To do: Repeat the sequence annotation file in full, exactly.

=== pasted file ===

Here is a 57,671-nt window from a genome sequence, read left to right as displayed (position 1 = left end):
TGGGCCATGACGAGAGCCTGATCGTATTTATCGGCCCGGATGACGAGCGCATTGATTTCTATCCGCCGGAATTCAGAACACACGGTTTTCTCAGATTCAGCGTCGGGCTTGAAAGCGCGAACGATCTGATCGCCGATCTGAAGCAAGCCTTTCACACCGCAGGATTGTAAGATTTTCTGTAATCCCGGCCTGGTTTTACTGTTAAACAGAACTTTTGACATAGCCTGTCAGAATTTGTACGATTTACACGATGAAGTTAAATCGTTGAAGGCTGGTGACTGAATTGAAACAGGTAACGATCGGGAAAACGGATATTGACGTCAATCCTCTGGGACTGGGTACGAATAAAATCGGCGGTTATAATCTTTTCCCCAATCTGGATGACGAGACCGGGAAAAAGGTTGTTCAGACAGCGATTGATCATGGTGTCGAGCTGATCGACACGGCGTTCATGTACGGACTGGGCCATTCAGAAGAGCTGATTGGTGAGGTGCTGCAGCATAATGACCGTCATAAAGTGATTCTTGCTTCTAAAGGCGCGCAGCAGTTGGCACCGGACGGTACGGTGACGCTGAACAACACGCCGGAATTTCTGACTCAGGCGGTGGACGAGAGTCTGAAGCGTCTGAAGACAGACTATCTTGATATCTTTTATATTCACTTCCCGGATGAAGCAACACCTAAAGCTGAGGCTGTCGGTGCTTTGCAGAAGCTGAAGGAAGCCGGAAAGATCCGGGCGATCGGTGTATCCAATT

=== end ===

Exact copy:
Here is a 57,671-nt window from a genome sequence, read left to right as displayed (position 1 = left end):
TGGGCCATGACGAGAGCCTGATCGTATTTATCGGCCCGGATGACGAGCGCATTGATTTCTATCCGCCGGAATTCAGAACACACGGTTTTCTCAGATTCAGCGTCGGGCTTGAAAGCGCGAACGATCTGATCGCCGATCTGAAGCAAGCCTTTCACACCGCAGGATTGTAAGATTTTCTGTAATCCCGGCCTGGTTTTACTGTTAAACAGAACTTTTGACATAGCCTGTCAGAATTTGTACGATTTACACGATGAAGTTAAATCGTTGAAGGCTGGTGACTGAATTGAAACAGGTAACGATCGGGAAAACGGATATTGACGTCAATCCTCTGGGACTGGGTACGAATAAAATCGGCGGTTATAATCTTTTCCCCAATCTGGATGACGAGACCGGGAAAAAGGTTGTTCAGACAGCGATTGATCATGGTGTCGAGCTGATCGACACGGCGTTCATGTACGGACTGGGCCATTCAGAAGAGCTGATTGGTGAGGTGCTGCAGCATAATGACCGTCATAAAGTGATTCTTGCTTCTAAAGGCGCGCAGCAGTTGGCACCGGACGGTACGGTGACGCTGAACAACACGCCGGAATTTCTGACTCAGGCGGTGGACGAGAGTCTGAAGCGTCTGAAGACAGACTATCTTGATATCTTTTATATTCACTTCCCGGATGAAGCAACACCTAAAGCTGAGGCTGTCGGTGCTTTGCAGAAGCTGAAGGAAGCCGGAAAGATCCGGGCGATCGGTGTATCCAATT